Joseph Herrin (09-23-09)
First Foundation – Covenant
As I set forth to present this teaching on the sanctity of the marriage covenant, I have chosen to approach the task by laying some foundations before addressing more specific issues. The first foundation to be laid is that of Covenant.
Yahweh is a covenant-keeping God. Moses wrote:
Know therefore that Yahweh your God, He is God, the faithful God, who keeps His covenant and His lovingkindness to a thousand generations with those who love Him and keep His commandments.
King David declared the following:
I Kings 8:23
And he said, “O Yahweh, the God of Israel, there is no God like You in heaven above or on earth beneath, who is keeping covenant and showing lovingkindness to Your servants who walk before You with all their heart.”
The nature of Yahweh is faithfulness. As the apostle Paul also declared:
II Timothy 2:13
If we are faithless, He remains faithful; for He cannot deny Himself.
When Yahweh says something, the matter is certain.
God is not a man, that He should lie, nor a son of man, that He should repent.
In saying that God will not repent, Moses is declaring that Yahweh will not renege on a promise. Whenever a man ‘renegotiates’ a contract, he is reneging on a deal. Such a man has lied. He has broken faith. His own personal interests have led him to defraud and act treacherously toward another person to whom he has given his word.
In sports we see this happen all the time. Whenever a professional athlete has a good season, it is almost automatic that he will seek to renegotiate his contract. Although he has made a legally binding promise for services, they will either directly, or through an agent, seek to alter the terms of the contract in his/her favor.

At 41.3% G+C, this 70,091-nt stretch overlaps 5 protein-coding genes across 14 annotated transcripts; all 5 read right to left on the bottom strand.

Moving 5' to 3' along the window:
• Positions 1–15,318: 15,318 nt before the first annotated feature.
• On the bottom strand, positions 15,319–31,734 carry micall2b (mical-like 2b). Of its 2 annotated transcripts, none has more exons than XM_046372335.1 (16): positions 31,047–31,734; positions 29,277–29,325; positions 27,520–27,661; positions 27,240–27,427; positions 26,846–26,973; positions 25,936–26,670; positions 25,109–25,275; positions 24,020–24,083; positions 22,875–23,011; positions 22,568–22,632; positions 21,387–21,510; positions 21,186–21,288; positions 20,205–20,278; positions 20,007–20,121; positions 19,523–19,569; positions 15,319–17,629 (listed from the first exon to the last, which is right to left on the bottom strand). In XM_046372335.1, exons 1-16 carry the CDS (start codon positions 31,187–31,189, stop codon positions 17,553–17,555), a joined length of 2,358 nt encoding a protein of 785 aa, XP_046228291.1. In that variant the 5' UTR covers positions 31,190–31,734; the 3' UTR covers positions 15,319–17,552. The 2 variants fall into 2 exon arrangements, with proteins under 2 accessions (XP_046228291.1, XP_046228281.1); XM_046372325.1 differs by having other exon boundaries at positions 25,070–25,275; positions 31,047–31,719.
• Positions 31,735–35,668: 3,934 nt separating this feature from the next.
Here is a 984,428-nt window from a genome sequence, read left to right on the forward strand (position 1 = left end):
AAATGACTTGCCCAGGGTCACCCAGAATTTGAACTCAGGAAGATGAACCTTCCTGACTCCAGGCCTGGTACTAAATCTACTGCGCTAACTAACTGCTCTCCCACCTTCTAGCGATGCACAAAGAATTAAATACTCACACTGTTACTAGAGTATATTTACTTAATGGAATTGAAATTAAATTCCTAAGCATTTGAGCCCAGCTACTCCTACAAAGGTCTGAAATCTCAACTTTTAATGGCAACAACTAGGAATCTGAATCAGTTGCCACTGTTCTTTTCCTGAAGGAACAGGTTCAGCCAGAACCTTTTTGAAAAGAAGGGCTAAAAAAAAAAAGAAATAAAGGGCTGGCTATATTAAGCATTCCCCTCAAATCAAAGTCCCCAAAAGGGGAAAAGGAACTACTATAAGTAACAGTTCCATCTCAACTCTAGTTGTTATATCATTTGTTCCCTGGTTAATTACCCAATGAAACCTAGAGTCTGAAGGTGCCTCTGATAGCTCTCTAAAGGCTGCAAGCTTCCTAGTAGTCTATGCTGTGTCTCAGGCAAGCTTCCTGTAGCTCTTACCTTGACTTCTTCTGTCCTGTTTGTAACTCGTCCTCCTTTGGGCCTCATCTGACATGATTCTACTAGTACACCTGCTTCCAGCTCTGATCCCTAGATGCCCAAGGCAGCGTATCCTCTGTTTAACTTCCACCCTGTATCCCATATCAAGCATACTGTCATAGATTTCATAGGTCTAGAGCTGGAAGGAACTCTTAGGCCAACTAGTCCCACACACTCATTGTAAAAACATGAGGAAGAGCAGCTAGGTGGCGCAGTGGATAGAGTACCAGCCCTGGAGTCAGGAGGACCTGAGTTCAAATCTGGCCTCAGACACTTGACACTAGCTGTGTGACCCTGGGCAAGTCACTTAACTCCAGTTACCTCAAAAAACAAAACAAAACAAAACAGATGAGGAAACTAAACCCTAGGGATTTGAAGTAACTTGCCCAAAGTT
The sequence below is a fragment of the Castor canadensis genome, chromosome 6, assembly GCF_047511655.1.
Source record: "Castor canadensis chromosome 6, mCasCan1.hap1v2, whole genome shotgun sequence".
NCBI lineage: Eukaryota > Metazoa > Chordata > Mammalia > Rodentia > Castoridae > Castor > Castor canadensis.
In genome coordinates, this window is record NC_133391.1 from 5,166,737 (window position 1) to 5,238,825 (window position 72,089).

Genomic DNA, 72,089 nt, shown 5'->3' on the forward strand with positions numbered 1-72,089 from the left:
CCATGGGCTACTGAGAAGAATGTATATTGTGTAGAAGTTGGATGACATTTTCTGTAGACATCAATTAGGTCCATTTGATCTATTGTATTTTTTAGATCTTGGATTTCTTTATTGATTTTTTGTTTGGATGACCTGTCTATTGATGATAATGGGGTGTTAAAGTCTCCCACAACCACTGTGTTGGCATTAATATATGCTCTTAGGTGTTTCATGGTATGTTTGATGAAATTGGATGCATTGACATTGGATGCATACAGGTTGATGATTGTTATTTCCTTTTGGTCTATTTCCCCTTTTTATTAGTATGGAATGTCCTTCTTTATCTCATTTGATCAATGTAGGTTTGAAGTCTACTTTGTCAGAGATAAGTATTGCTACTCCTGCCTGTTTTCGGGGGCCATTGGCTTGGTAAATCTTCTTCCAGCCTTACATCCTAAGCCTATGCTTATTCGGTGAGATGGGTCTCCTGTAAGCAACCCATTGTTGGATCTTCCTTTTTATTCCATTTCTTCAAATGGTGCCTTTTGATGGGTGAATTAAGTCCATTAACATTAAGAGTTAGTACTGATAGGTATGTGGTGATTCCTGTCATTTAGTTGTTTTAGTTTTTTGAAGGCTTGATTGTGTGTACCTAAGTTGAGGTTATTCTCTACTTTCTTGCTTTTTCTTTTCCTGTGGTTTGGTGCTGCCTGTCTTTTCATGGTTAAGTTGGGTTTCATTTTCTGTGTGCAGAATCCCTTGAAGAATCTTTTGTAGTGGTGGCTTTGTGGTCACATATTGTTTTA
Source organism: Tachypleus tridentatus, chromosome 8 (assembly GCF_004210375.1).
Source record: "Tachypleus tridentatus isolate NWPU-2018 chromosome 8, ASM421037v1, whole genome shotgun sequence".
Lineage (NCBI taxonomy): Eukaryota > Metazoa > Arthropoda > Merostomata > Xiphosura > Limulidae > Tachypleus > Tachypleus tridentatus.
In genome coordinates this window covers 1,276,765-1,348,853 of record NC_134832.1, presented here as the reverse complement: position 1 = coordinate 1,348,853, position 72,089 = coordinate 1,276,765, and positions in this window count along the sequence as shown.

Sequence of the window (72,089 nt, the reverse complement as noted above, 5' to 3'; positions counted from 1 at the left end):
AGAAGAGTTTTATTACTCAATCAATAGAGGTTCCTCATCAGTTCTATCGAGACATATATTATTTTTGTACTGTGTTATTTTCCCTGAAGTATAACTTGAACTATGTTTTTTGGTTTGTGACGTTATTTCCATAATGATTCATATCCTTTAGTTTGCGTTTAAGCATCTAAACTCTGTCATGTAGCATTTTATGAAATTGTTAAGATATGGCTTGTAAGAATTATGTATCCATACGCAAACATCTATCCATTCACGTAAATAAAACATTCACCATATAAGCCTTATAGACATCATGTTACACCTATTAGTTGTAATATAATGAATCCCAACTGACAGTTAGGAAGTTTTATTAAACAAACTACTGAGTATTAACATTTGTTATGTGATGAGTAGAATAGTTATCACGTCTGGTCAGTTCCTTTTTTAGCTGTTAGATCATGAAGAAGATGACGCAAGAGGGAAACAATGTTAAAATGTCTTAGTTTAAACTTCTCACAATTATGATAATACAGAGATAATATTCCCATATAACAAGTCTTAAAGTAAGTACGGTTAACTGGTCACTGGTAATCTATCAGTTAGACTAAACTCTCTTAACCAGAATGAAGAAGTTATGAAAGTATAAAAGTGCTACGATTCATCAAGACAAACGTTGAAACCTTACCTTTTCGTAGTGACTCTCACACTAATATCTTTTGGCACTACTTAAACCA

The history of America’s broken treaties with the native Indian nations is one of deplorable treachery. Whenever it seemed desirable in the light of self-interest, to breach a treaty, it was simply set aside, and a new treaty drawn up, which would also later be broken.
When I was in my early twenties, and just entering into marriage, I was self-employed, having started a company called Handyman Painting and Home Repair. I was a very conscientious worker, and always sought to do skillful work at a fair price. I often had a couple other men working with me, and I had to estimate time and labor on every job I took. Very often I bid low on a job as I sought to provide a fair and reasonable price to those for whom I was working.